Into the great unknown of terrestrial dark matter: fungi

What answers might lie in the 94 percent of fungi species yet unearthed

gailhampshire, Flickr
20 April 2020
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20 April 2020
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Five hundred years ago, Leonardo da Vinci wrote, “We know more about the movement of celestial bodies than about the soil underfoot.”

Leonardo’s statement is not only still true, but the knowledge gap he identified seems more perverse with every passing year. Human knowledge of the soil is eclipsed many times over, not only by astronomy, but by almost every other field of natural history too.

“We understand water and air beautifully because we can see through them,” says Martin Bidartondo, professor of Molecular Ecology at Imperial College London. “In soil, it’s much harder to assess what’s there, what it’s doing and what’s changing.”

The single most important component of soil – in fact, the only reason we have soil in the first place, are fungi. Fungi are the difficult third kingdom – difficult to study, difficult even to define. They’re surely not an animal but are genetically closer to human beings than to any plant. A lot of fungi never even produce mushrooms, which are the fruiting bodies of the organism that’s otherwise flourishing in the extensive, microscopic networks known as mycelium that remain hidden in the soil. To give you an idea of how hard it is to study fungi, Bidartondo likes to say: “Imagine being a plant ecologist, going into the forest and only ever seeing your plant when it flowers. That’s what it’s like for a mycologist all the time.”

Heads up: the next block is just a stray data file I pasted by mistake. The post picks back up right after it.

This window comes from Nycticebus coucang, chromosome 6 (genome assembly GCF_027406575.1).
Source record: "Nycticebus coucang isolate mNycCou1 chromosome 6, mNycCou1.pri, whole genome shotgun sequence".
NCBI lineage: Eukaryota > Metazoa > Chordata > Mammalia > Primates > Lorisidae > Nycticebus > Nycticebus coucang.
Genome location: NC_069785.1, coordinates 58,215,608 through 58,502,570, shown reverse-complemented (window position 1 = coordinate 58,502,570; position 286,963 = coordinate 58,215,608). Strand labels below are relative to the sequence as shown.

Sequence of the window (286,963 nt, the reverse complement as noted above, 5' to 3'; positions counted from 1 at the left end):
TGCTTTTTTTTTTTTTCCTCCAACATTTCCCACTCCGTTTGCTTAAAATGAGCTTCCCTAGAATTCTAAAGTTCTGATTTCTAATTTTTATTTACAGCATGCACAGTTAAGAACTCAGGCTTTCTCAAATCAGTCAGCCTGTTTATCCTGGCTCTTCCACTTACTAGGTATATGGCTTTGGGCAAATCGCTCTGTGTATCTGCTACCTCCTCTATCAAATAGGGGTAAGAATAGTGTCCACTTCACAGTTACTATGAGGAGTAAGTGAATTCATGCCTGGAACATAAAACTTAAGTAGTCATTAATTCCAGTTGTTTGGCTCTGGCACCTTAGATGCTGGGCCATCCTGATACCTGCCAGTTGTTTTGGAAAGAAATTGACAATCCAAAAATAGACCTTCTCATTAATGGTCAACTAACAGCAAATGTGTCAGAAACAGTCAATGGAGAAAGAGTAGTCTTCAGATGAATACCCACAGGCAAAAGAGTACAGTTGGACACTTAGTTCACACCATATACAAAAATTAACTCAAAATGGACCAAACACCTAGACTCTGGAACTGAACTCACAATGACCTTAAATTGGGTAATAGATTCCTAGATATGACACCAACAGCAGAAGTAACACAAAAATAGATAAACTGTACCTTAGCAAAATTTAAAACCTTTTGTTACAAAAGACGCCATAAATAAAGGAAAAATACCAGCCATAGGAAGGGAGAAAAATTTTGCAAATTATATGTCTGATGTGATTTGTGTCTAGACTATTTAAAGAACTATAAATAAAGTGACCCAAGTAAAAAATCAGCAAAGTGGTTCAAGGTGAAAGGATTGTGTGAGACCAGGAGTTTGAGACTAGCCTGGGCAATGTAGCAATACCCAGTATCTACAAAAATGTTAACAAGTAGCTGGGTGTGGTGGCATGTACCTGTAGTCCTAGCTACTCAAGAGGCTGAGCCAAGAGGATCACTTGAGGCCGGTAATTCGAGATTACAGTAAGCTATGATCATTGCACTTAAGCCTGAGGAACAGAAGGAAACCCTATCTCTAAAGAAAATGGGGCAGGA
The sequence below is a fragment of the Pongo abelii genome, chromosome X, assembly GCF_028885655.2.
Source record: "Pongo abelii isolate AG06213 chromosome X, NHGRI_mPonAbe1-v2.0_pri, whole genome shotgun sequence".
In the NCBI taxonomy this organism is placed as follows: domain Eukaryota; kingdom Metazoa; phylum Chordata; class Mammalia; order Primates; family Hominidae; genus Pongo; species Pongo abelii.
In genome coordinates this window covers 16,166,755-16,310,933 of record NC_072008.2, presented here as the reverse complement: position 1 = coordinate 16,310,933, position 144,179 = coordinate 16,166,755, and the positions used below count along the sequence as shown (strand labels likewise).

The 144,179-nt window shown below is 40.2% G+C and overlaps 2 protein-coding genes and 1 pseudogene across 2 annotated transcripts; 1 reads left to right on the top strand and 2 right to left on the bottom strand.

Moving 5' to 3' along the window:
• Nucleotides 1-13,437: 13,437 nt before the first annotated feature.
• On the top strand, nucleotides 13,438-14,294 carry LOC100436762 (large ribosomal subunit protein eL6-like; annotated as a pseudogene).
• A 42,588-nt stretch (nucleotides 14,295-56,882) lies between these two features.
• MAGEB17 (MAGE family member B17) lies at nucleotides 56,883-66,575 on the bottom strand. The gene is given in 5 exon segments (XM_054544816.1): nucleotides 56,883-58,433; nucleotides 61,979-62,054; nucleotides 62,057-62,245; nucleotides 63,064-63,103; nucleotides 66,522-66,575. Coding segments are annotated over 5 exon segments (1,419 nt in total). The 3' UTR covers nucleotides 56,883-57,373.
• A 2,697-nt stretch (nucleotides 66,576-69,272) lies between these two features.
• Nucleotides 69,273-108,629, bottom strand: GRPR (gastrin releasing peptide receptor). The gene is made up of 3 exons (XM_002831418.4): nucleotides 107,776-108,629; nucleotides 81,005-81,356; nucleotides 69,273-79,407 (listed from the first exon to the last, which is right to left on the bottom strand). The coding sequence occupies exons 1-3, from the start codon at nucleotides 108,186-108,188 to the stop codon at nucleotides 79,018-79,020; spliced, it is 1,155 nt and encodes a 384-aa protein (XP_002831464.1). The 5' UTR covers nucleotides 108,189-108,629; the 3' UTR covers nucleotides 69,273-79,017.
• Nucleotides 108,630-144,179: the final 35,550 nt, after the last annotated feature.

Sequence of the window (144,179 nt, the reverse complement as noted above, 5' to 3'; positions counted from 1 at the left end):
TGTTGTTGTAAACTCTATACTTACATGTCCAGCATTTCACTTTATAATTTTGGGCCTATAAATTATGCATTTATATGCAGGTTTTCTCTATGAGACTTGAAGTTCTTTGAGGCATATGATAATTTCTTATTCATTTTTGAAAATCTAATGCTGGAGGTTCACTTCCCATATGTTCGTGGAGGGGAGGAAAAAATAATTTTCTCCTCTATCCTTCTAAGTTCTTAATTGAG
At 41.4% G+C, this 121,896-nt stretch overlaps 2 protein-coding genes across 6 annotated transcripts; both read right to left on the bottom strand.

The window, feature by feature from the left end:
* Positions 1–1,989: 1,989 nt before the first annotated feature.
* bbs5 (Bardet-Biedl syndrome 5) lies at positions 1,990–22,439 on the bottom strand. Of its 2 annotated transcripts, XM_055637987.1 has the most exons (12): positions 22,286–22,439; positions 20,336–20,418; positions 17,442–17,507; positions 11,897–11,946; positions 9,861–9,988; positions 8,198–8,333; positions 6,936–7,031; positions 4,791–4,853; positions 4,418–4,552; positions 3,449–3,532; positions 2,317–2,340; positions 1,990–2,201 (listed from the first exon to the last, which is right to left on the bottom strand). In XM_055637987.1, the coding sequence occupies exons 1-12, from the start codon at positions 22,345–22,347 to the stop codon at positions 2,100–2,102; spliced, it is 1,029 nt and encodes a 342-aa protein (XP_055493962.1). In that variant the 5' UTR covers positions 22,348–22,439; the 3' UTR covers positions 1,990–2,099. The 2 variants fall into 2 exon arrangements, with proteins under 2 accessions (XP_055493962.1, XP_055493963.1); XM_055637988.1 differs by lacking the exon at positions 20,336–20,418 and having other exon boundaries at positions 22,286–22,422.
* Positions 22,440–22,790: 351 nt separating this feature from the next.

Mycelium consists of a network of tubular filaments called hyphae, often hidden from view inside its food source and here exposed in split-open bark. Mike Smith, Flickr
Mycelium consists of a network of tubular filaments called hyphae, often hidden from view inside its food source and here exposed in split-open bark. Mike Smith, Flickr

The 94 percent

It is impossible to say exactly how much we do not know about fungi, but mycologist David L. Hawksworth and botanist Robert Lücking estimate that there are between 2.2 and 3.8 million different species. Only 120,000 of these have been described.

In other words, we know little or nothing about at least 94 percent of fungi species.

Think about that for a moment: we know nothing about the overwhelming majority of the kingdom that has given us beer, bread, penicillin and other antibiotics, organ transplants, cancer treatments, citric acid, psychedelic substances, biological detergent, truffles, soy sauce, Marmite, meat substitutes, Stilton cheese, stonewashed jeans, Harris tweed and the litmus test.

If that list briefly summarizes what we do know, imagine what we do not. The simile mycologist Merlin Sheldrake likes to use is that fungi are to life on Earth what dark matter is to the universe.